The Usumacinta River is a river in southeastern Mexico and northwestern Guatemala. It is formed by the junction of the Pasión River, which arises in the Sierra de Santa Cruz (in Guatemala) and the Salinas River, also known as the Chixoy, or the Negro, which descends from the Sierra Madre de Guatemala. It defines part of the border between the Mexican state of Chiapas and Guatemala, then continues its northwesterly course, meandering through the Mexican state of Tabasco to the Gulf of Mexico. The total length of the river, including the Salinas, Chixoy, Negro rivers in Guatemala is approximately 1,000 km (600 miles). It is the only visible natural boundary separating the Yucatán Peninsula from Mexico.
Before roads penetrated the jungle, such as the Border Highway constructed by the Mexican Government in the early 1990s, the river was the only means of travel in this region. Huge trunks of hardwood trees were floated downriver to the state of Tabasco.
In the 1980s, many Guatemalan refugees fled across the river to relative safety in Mexico. Other groups of refugees and Guatemalan guerrillas formed the so-called CPR communities in the jungle on the Guatemalan shores, hiding from the government until the peace accords of the nineties.
Frans and Trudi Blom first brought the idea of conservation to the watershed in the 1950s by proposing that a section of the Selva Lacandona be reserved for the Lacandon Maya. Their idea was as much the preservation of culture as of habitat, and this principle – that indigenous integrity and habitat are inextricably linked in the watershed – should help guide any future conservation planning. Conservationists working in the region, such as Nacho March, Ron Nigh, Fernando Ochoa, Roan Balas McNab and others, have all acknowledged and upheld the principle in their work.
The first large hydroelectric project on the Usumacinta was proposed in the 1980s, and would have stretched all the way up the Pasion and Lacantun tributaries, flooding Piedras Negras and Yaxchilan, among other known and unknown Maya sites. At that time, the Guatemalan shore was held by rebels, whose presence discouraged illegal logging, poaching, and looting. It also discouraged dam engineers. In 1985 Jefferey Wilkerson's groundbreaking article in National Geographic brought the river and its glories to widespread public consciousness for the first time. Additionally, the Guatemalan journalist Victor Perera wrote about the river in The Nation and in his books, The Last Lords of Palenque and Unfinished Conquest, and Jan de Vos chronicled the region in his magisterial series of histories. Ultimately the hydro project failed under the weight of its own disincentives: siltation, geology, seismic activity, distance from markets, politics, etc., but the outcry from conservationists, archeologists, writers, and the public helped. It also established a pattern.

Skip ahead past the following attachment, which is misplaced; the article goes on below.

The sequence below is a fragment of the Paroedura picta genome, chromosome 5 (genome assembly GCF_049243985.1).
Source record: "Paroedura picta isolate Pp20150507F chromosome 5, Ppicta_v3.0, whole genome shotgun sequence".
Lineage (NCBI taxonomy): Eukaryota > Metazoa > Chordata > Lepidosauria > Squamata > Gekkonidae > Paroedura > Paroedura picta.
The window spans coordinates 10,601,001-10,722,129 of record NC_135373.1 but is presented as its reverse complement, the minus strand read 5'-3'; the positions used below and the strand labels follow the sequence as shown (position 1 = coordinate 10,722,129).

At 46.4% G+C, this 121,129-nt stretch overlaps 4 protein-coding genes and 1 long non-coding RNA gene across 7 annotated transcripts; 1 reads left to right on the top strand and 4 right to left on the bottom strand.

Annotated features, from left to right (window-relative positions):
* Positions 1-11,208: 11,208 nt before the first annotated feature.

A thriving seasonal business in wilderness tourism began after the Wilkerson article. The river and its environs became a favorite destination of river travelers, amateur Mayanists and archaeologists, birders and wildlife tourists.
Carlos Salinas proposed a smaller but still monumental hydro project in 1990, and completed the periferico surrounding the Montes Azules reserve. Articles in the New York Times, and op-ed pieces by Homero Aridjis suggesting a binational reserve for the area, helped defeat this incarnation of the idea.
In the late nineties a consortium of scientists, and government and non-governmental organizations met in San Cristóbal de las Casas, under the auspices of the Wildlife Conservation Society and the University of Florida, to identify the extent and types of habitat remaining the region, and to draw maps of the watershed. The conference addressed many of the jurisdictional and administrative questions that still bedevil the idea.
The Zapatista Rebellion in 1994 and 1995, and the Guatemalan peace accords in 1996, reshaped the political lines in the watershed. As a direct consequence, and with the dramatic fall of the peso, bandits began robbing raft trips, ending wilderness travel in the corridor. One of the most promising tourist activities, with the least potential impact and the most possibility for helping conservation, archaeology, and cultural preservation, ended. Illegal activity of all types took over the corridor.
The Mexican army, which pervaded the Zapatista region, had little effect on river crime, and may have abetted it. In Guatemala, the absence of the expelled CPR communities, which had helped keep the selva safe and secure, now left it open to invasion, illegal logging, smuggling of immigrants, arms, artifacts, and drugs. (Many members of those communities now work as Defensores, but their numbers are few, and they are poorly paid.) The region continued in a state of low-grade terror and occupation for ten years.